Published on: 29 January 2020

Mental health issues affect one in four of us, and yet mental ill-health – and talking about it – can still carry a stigma.

Time to Talk Day 2020, on Thursday 6 February, aims to challenge that mindset by encouraging everyone to make time to talk to colleagues, friends or family about what might be bothering them.photo-of-men-having-conversation-935949.jpg

Using the ice-breaker game “Would you rather…”, the charity Time to Change asks us whether we would rather:

  • Miss a penalty – or talk to a team-mate about their mental health?
  • Be stuck in a spider’s web – or talk to a friend who feels trapped in their thoughts?
  • Kiss a jellyfish – or talk to a colleague who feels all at sea?

And remember the Time to Change “ask twice” advice. The first time you ask a mate if they are OK, they may say yes; but take time to ask again: “Are you really OK?” and the answer may be different.

Start a chat over a coffee

Try starting up a chat over a coffee or lunch, while having a walk, while driving in the car. Maybe stage a coffee morning, start talking as you get together over a creative task, or perhaps set up a pledge wall at work where people can promise to change their attitude to issues around mental ill-health.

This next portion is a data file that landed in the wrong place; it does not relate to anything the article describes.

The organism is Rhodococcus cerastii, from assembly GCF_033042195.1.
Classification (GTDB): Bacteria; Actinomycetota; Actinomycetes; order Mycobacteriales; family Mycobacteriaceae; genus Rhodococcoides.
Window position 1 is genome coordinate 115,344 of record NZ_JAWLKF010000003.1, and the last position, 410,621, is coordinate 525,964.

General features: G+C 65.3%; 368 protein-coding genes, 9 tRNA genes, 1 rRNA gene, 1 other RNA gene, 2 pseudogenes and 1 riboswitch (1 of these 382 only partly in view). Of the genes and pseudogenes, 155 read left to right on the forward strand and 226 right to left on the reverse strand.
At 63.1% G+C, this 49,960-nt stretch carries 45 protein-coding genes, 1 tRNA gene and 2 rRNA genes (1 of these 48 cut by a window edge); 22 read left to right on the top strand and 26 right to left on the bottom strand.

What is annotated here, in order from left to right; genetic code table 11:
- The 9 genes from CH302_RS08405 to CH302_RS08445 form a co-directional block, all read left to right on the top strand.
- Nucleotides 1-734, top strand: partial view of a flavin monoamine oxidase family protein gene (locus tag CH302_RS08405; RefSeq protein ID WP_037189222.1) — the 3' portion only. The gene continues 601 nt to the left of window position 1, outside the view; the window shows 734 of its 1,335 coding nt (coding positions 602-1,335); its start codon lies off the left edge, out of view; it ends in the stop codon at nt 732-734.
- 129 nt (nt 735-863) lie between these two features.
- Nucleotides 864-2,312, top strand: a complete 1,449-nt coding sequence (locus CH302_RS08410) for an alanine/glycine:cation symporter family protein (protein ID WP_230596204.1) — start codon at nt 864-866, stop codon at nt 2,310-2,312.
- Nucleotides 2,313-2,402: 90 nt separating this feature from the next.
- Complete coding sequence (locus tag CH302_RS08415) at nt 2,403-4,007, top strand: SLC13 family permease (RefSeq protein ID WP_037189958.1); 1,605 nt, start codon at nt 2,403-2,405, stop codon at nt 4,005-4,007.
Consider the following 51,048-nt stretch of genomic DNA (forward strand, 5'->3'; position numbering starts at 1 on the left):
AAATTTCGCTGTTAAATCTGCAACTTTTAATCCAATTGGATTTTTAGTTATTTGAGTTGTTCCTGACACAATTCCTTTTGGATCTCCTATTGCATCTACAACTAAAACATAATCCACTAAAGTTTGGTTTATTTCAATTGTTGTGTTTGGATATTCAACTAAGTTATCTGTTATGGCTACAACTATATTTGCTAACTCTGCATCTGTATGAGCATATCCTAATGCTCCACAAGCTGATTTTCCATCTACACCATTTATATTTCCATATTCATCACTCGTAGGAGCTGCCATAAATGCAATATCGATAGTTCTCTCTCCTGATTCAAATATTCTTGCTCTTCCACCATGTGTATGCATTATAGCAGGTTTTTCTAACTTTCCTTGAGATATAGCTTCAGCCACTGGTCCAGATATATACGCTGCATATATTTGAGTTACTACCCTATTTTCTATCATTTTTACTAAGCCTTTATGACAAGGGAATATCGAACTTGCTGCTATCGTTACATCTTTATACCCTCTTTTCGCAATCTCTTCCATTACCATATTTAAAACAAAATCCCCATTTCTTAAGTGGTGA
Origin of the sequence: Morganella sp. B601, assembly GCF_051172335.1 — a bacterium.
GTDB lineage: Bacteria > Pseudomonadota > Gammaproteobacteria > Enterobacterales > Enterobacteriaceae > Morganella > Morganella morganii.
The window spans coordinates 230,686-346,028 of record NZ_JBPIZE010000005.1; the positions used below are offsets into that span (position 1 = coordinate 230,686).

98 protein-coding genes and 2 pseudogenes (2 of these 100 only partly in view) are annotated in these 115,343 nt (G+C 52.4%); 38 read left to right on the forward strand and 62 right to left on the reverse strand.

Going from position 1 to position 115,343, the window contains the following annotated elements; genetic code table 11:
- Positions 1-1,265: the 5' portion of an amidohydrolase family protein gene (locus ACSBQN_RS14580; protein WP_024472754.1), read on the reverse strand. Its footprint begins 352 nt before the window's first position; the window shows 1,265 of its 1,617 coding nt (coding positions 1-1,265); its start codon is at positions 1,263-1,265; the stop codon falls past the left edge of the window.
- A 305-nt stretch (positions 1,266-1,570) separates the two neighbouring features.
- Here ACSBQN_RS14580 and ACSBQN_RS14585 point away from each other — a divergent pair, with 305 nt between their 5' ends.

Time to Talk Day offers a chance for all of us to talk about mental health, to listen, to change lives, and helps to show that having the conversation doesn’t have to be awkward. Please make Time to Talk on 6 February. 

For more information on Time to Talk Day, and ideas and practical suggestions of how to start a conversation, as well printable resources to use in the workplace or your community, visit the Time to Change website

Feeling low yourself?

If you are struggling to cope with your thoughts or feelings, remember – there is help available. Start by talking to your line manager or a colleague, or a friend or family member. Or you can:

Accessibility tools

Return to header